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Hurricane Season 2009: Gael (Indian Ocean)
02.11.09
 
Feb. 11, 2009

AIRS image of Gael from Feb. 11, 2009> Larger image
Credit: NASA/JPL Ed Olsen
Gael Has Gone "Extra-Tropical"

Going, Going, Gone…The Joint Typhoon Warning Center issued their final advisory on Tropical Cyclone Gael as it was becoming an extra-tropical storm more than 720 miles south-southeast of La Reunion island in the southern Indian Ocean.

NASA's Aqua satellite flew over Gael and the Atmospheric Infrared Sounder (AIRS) instrument onboard captured this visible image on Feb. 10 at 10:17 UTC (5:17 a.m. EST). In the visible satellite image, Gael is the swirl of clouds on the right center edge of the image. The large island nation of Madagascar is visible in the top left part of this satellite image.

The last advisory, issued Feb. 10 at 03:00 UTC or 7:00 a.m. in Indian/Reunion local time saw Gael at 32.6 degrees south latitude and 62.2 degrees east longitude. At that time, Gael was becoming extra-tropical and moving southeast near 20 knots (23 mph), still holding onto tropical storm-force winds of 55 knots, but weakening. Gael was also generating waves 20 feet high.

What Does "Conversion to an Extratropical Storm" Mean?

A conversion to "extratropical" status means that the area of low pressure (known as Gael in this case) eventually loses its warm core and becomes a cold-core system. During the time it is becoming extratropical the cyclone's primary energy source changes from the release of latent heat from condensation (from thunderstorms near the storm's center) to baroclinic (temperature and air pressure) processes. When a cyclone becomes extratropical it will usually connect with nearby fronts and or troughs (extended areas of low pressure) consistent with a baroclinic (pressure) system. When that happens it appears the system grows larger while the core weakens.

Text credit: Rob Gutro, NASA Goddard Space Flight Center


Feb. 09, 2009

Collage of satellite images of Gael's cloud temperatures show the storm's movements between La Reunion Island and Madagascar Credit: NASA JPL, Ed Olsen
> Larger image
Cyclone Gael Slings Between Madagascar and La Reunion, Now Headed South

Over the weekend of Feb. 7 and 8, the center of Cyclone Gael passed between La Reunion Island and Madagascar staying at sea. Now Gael is headed into the vast open waters of the southern Indian Ocean.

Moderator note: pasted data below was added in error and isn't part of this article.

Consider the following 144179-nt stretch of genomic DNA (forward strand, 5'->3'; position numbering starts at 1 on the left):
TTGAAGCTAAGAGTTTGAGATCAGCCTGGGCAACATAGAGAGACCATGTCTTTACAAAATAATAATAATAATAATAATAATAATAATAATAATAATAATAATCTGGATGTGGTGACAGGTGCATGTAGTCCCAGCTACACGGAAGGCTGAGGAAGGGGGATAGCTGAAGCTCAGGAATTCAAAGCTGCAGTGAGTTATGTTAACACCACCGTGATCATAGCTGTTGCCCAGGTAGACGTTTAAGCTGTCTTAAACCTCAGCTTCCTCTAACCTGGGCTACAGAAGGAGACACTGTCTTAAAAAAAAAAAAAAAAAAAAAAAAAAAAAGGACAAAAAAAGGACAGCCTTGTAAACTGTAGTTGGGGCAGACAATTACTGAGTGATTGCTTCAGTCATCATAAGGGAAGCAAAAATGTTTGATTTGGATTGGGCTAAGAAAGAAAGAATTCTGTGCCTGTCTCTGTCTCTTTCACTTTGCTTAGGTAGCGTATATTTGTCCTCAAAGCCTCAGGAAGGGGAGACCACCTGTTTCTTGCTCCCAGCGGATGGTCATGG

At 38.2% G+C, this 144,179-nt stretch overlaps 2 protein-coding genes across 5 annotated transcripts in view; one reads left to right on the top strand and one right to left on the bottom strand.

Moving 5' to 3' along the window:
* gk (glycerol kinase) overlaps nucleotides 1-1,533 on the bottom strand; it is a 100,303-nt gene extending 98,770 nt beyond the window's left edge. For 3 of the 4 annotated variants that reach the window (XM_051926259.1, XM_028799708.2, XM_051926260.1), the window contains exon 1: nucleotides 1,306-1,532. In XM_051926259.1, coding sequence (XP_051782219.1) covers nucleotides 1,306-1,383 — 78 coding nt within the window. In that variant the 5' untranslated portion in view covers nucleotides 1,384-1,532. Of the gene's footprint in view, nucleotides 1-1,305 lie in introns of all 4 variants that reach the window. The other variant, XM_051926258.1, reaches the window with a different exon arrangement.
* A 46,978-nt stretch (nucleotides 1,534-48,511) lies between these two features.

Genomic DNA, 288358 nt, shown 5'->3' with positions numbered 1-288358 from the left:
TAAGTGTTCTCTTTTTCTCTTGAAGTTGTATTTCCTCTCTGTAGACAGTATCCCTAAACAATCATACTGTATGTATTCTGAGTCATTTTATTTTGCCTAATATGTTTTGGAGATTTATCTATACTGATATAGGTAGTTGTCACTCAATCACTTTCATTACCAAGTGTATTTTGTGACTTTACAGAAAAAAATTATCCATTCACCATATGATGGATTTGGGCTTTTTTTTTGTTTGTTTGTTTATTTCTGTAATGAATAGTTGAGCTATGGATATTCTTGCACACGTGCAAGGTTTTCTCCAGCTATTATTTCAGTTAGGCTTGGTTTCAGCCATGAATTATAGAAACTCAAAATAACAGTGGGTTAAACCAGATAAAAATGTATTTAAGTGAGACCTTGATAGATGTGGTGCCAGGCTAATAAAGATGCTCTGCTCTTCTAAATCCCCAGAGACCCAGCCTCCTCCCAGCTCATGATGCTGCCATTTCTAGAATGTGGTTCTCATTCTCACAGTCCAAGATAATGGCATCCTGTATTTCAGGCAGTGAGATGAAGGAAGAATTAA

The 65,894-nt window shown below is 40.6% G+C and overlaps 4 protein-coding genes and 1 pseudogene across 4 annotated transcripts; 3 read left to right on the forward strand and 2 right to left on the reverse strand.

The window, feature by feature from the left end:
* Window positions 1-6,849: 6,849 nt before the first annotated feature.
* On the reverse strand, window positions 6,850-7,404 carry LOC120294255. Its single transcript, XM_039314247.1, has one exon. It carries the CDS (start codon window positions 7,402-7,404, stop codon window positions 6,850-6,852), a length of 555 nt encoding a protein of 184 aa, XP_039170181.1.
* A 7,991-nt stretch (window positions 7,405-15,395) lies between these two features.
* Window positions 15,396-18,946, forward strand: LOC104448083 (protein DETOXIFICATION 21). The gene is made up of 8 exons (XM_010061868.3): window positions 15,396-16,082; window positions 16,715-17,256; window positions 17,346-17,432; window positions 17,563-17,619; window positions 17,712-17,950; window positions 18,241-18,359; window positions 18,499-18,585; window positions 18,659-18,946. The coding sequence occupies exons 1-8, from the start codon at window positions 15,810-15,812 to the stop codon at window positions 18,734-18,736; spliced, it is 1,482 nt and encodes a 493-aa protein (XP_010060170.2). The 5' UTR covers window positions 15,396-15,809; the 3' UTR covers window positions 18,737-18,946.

On Friday, Feb. 6, Gael was north of La Reunion Island, and made a southwest track in a "7 a.m. direction on a clock" passing to the island's west. It never made landfall in Madagascar, thankfully, and turned southeast, in a 5 o'clock direction. Its turning point was at sea, parallel to Antananarivo, Madagascar.

Residents of both areas were relieved that this powerful cyclone didn't make landfall. On Saturday, Feb. 7, Gael's strongest sustained winds reached 10 knots (11 mph).

On Monday, February 9, 2009 Gael entered an unfavorable environment, so weakening began. At 0300 Zulu Time (10 p.m. EST Feb 8), Gael's sustained winds were down to 90 knots (103 mph). Gael was located at 27.6 degrees south latitude and 55.4 degrees east longitude about 355 nautical miles south of La Reunion. Gael was moving south-southeastward near 16 knots (18 mph) in the wide open ocean where ocean temperatures are just below 26 degrees Celsius (78 degrees Fahrenheit). That's cool by tropical cyclone standards, as it takes surface waters of 80 degrees Fahrenheit or greater to help a storm maintain strength.

This collage of satellite images of Gael's cloud temperatures show the storm's movements over the weekend. They were created with data from the Atmospheric Infrared Sounder (AIRS) instrument onboard NASA's Aqua satellite. The image in the top right corner was created on February 7 at 3:47 a.m. EST. The large image is from February 8 at 5:29 a.m. EST, and the small image in the bottom left corner was created on Feb. 8 at 4:29 p.m. EST, as Gael had passed La Reunion Island and went into open waters.

The AIRS infrared images show the frigid cloud top temperatures, giving forecasters a clue to a storm's strength. The coldest temperatures (and highest cloud tops) appear in purple. Those purple areas are as cold as 220 degrees Kelvin or minus 63 degrees Fahrenheit (F) or colder, and there are two small such areas on this AIRS image. Lower, less cold clouds are depicted in blue, which are around 240 degrees Kelvin, or minus 27F.

Gael is forecast to transition to a strong extra-tropical system in the next 24 hours.

Text credit: Rob Gutro, NASA Goddard Space Flight Center


Feb. 06, 2009 - second update

NASA Eyes Tropical Cyclone Gael: As a Three-Dimensional Monster

3D image of Gael on Feb. 6, 2009> Larger image
Credit: NASA/SSAI, Hal Pierce
Cyclone Gael was a major hurricane on Feb. 6, and getting stronger. Gael had sustained winds near 100 knots (115 mph). That made Gael a Category Three hurricane on the Saffir-Simpson Scale, and it is expected to increase to a Category 4 status with sustained winds near 125 knots (143 mph) on its track past Madagascar this weekend.